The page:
Currently we are reading Catch-22 for book club. I think our book club is currently being called People Who Actually Read the Book club but I haven’t been following along with the discussion. In my head I call it Mensa Book Club Drop Outs & Their Spouses (I’m the spouse, not the Mensa person in case there was any doubt) but either way I’m not sure I’m going to be finishing Catch-22 this time around which I feel rather bad about since it was my pick.
I’ve slowed down my reading a whole lot lately. I came across this bit this morning and didn’t want to continue until I had ruminated on it for a while. In this chapter Dunbar is talking about how much he loves skeet shooting because it is so boring and makes time pass slowly – to him the slower time passes the longer your life. Dunbar and Clevinger bicker about it for a while (there is a lot of bickering in this book) and then Clevinger concedes:
“Maybe a long life does have to be filled with many unpleasant conditions if it’s to seem long. But in that event, who wants one?”
And as you can see from the photo above Dunbar wants one – as do most of the men in this story because it is set during WWII and all they want is to get out of the war and go home. I think most people facing death would trade it for a long life no matter how boring.
Which comes to the thought that has been circulating in my mind lately: what the hell am I doing with my life these days?
When I was first diagnosed I didn’t want anything to do with thinking about death (or reading about death) but now it seems like it is constantly on my mind (and a lot of my reading is focused on people talking about death). Not in the sense that I am thinking about my death all the time but I am thinking about this culture of living grief that seems to be surrounding us as medical science is able to hand you a terminal diagnosis these days and then keep you alive for an indefinite amount of time.
I remember in high school when we had to put our beloved Dalmatian, Belle, down. My dad was away on a business trip and we were waiting for him to come home so we could do it. At the time I likened it to living with a criminal on death row because we were just in the odd period of limbo while we waited for her death. Every day she was with us but not. Then one day I got off the bus and I knew, I just knew that she was gone. I told myself “if the car is parked the driveway then Mum took her to the vet today.” And so I started running and sure enough, there was the car in the driveway (Mum should have been at work) and when I went in the house Mum just said sadly, “I just couldn’t’ wait anymore” and I understood, I really did. I wasn’t mad, we had been saying goodbye to Belle daily for weeks. I was just sad – we all were (Dad was relieved that he didn’t have to be a part of it, old softy that he is, he hated that dog for years but would never have been able to watch her go) – but at least we didn’t have to watch her deteriorate anymore.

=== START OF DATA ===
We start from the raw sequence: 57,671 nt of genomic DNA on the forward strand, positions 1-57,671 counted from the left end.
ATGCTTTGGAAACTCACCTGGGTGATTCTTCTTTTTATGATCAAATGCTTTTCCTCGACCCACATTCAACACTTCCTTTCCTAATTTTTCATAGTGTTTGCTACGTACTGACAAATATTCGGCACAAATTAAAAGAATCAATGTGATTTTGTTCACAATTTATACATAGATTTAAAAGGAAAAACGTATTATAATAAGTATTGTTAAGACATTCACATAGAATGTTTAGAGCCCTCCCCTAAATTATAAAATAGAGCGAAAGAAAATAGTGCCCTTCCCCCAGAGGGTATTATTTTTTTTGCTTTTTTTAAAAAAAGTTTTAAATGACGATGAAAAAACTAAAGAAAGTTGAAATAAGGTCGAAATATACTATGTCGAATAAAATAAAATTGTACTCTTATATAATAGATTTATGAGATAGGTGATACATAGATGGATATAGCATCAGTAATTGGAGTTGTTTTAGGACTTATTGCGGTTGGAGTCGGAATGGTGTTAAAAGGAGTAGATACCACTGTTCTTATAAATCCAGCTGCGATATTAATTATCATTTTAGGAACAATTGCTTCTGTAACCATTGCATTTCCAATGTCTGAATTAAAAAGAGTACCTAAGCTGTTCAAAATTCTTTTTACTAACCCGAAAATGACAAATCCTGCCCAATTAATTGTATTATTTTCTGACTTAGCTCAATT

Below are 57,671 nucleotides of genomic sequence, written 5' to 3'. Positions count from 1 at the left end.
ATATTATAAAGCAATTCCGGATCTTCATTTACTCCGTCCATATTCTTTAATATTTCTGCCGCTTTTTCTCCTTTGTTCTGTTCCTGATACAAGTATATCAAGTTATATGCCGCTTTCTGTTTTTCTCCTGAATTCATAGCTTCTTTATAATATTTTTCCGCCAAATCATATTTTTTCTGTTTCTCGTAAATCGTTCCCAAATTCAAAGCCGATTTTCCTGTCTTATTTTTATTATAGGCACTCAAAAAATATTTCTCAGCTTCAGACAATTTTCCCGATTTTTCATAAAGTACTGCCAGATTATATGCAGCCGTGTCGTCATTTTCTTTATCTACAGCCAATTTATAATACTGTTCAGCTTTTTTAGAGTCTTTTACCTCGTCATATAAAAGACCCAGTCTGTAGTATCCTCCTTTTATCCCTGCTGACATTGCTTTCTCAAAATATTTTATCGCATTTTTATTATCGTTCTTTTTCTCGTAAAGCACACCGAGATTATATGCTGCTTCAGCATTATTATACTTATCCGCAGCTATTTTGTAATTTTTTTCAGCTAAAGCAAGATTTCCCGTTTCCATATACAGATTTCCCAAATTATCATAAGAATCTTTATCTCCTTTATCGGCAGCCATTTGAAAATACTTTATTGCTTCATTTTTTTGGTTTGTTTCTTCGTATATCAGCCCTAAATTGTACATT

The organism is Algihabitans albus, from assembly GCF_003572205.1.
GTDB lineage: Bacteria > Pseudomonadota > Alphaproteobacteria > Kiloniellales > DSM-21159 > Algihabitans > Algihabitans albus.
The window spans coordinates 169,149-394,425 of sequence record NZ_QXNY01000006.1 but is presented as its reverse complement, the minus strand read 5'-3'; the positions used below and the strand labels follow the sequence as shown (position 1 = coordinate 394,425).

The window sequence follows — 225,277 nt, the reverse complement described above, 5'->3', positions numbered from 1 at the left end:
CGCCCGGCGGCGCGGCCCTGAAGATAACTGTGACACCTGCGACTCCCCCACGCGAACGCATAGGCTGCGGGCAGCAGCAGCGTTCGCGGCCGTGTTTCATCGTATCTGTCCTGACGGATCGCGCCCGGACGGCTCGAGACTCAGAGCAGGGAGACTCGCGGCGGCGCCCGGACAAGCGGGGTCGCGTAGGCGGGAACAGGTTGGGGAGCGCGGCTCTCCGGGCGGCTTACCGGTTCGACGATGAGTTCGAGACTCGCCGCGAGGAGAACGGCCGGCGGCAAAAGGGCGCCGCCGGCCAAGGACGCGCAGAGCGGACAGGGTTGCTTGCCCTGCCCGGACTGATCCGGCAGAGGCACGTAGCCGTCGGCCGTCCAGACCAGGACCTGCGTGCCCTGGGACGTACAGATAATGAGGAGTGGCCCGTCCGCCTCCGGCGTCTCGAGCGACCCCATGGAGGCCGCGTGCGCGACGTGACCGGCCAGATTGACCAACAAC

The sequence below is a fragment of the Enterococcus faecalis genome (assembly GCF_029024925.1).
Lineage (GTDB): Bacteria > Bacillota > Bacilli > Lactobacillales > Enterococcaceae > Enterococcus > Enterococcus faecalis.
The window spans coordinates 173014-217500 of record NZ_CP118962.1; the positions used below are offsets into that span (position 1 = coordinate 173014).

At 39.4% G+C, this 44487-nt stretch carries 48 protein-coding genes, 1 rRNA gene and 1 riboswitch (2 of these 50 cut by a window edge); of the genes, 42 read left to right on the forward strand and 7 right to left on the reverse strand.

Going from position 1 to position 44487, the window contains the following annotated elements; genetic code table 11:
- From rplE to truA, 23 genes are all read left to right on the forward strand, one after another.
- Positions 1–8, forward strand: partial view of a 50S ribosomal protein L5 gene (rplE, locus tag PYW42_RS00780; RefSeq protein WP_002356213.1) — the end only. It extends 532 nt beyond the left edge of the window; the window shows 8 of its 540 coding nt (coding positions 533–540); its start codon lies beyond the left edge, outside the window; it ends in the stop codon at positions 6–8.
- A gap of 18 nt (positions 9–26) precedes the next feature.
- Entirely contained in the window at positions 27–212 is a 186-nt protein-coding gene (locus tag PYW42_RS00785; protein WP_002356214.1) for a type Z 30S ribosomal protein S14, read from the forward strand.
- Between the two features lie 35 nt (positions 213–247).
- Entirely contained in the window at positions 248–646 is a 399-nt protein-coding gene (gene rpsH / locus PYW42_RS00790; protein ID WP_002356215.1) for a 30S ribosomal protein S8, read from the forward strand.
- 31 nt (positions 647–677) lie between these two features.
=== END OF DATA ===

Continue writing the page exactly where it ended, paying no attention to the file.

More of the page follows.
Sometimes I feel like that criminal on death row.
For the past couple months I have been thinking about starting a podcast where I would talk to other people who are also living with a terminal disease. But then my friend Jocelyn told me about how much her friends who have started podcasts ended up hating them because of all the work and now I’m not sure that is the direction I want to go in. I still want to interview people who are facing death – and not just women with Stage IV breast cancer either – but writing has always been my medium of choice and that is probably the direction I will take. I miss interviewing people and writing articles. I miss writing and having purpose but I’m trying to slow down and figure out a good balance. To not worry when I don’t finish a book. To not beat myself up when I am not feeling well enough to go to yoga. To sit down and focus on one task at a time.
Our trip to Ireland is coming up and so there is a lot of little things to get ready for that as well. I’m also attempting to knit a sweater for the first time and trying to get it done to take with me. (And nowhere does my perfectionist nature shine through than when I am knitting because I have cast-on this sweater eleventy billion times and switched yarn so I can get it just right.) Plus I was hoping to finish a story to submit to a contest before we leave.
Let’s hope so.